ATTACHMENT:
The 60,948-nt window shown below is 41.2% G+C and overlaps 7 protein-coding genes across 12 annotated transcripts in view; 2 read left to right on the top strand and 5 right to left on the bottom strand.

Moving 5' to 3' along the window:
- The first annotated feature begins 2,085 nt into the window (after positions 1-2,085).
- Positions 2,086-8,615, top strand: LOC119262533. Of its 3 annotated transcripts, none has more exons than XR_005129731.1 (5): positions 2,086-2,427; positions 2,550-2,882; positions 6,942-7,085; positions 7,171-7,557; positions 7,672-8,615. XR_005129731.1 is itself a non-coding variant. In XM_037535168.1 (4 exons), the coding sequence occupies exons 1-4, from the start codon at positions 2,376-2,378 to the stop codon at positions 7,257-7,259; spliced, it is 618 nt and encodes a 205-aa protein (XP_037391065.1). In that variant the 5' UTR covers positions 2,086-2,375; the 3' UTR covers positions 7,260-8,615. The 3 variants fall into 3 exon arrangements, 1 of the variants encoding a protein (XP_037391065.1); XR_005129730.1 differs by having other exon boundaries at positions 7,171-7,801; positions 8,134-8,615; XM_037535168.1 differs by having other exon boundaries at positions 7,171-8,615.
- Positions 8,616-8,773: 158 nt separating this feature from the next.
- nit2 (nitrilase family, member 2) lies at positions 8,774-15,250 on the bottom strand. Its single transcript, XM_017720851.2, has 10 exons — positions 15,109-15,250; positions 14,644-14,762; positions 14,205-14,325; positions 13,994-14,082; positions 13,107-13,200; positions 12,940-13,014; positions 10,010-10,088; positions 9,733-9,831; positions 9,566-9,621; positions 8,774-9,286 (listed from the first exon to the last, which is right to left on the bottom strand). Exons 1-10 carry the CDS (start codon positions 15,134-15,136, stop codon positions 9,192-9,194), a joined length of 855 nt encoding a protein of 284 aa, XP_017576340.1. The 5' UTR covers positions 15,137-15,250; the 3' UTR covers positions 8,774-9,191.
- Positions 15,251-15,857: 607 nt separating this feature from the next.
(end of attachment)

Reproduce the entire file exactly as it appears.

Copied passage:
The 60,948-nt window shown below is 41.2% G+C and overlaps 7 protein-coding genes across 12 annotated transcripts in view; 2 read left to right on the top strand and 5 right to left on the bottom strand.

Moving 5' to 3' along the window:
- The first annotated feature begins 2,085 nt into the window (after positions 1-2,085).
- Positions 2,086-8,615, top strand: LOC119262533. Of its 3 annotated transcripts, none has more exons than XR_005129731.1 (5): positions 2,086-2,427; positions 2,550-2,882; positions 6,942-7,085; positions 7,171-7,557; positions 7,672-8,615. XR_005129731.1 is itself a non-coding variant. In XM_037535168.1 (4 exons), the coding sequence occupies exons 1-4, from the start codon at positions 2,376-2,378 to the stop codon at positions 7,257-7,259; spliced, it is 618 nt and encodes a 205-aa protein (XP_037391065.1). In that variant the 5' UTR covers positions 2,086-2,375; the 3' UTR covers positions 7,260-8,615. The 3 variants fall into 3 exon arrangements, 1 of the variants encoding a protein (XP_037391065.1); XR_005129730.1 differs by having other exon boundaries at positions 7,171-7,801; positions 8,134-8,615; XM_037535168.1 differs by having other exon boundaries at positions 7,171-8,615.
- Positions 8,616-8,773: 158 nt separating this feature from the next.
- nit2 (nitrilase family, member 2) lies at positions 8,774-15,250 on the bottom strand. Its single transcript, XM_017720851.2, has 10 exons — positions 15,109-15,250; positions 14,644-14,762; positions 14,205-14,325; positions 13,994-14,082; positions 13,107-13,200; positions 12,940-13,014; positions 10,010-10,088; positions 9,733-9,831; positions 9,566-9,621; positions 8,774-9,286 (listed from the first exon to the last, which is right to left on the bottom strand). Exons 1-10 carry the CDS (start codon positions 15,134-15,136, stop codon positions 9,192-9,194), a joined length of 855 nt encoding a protein of 284 aa, XP_017576340.1. The 5' UTR covers positions 15,137-15,250; the 3' UTR covers positions 8,774-9,191.
- Positions 15,251-15,857: 607 nt separating this feature from the next.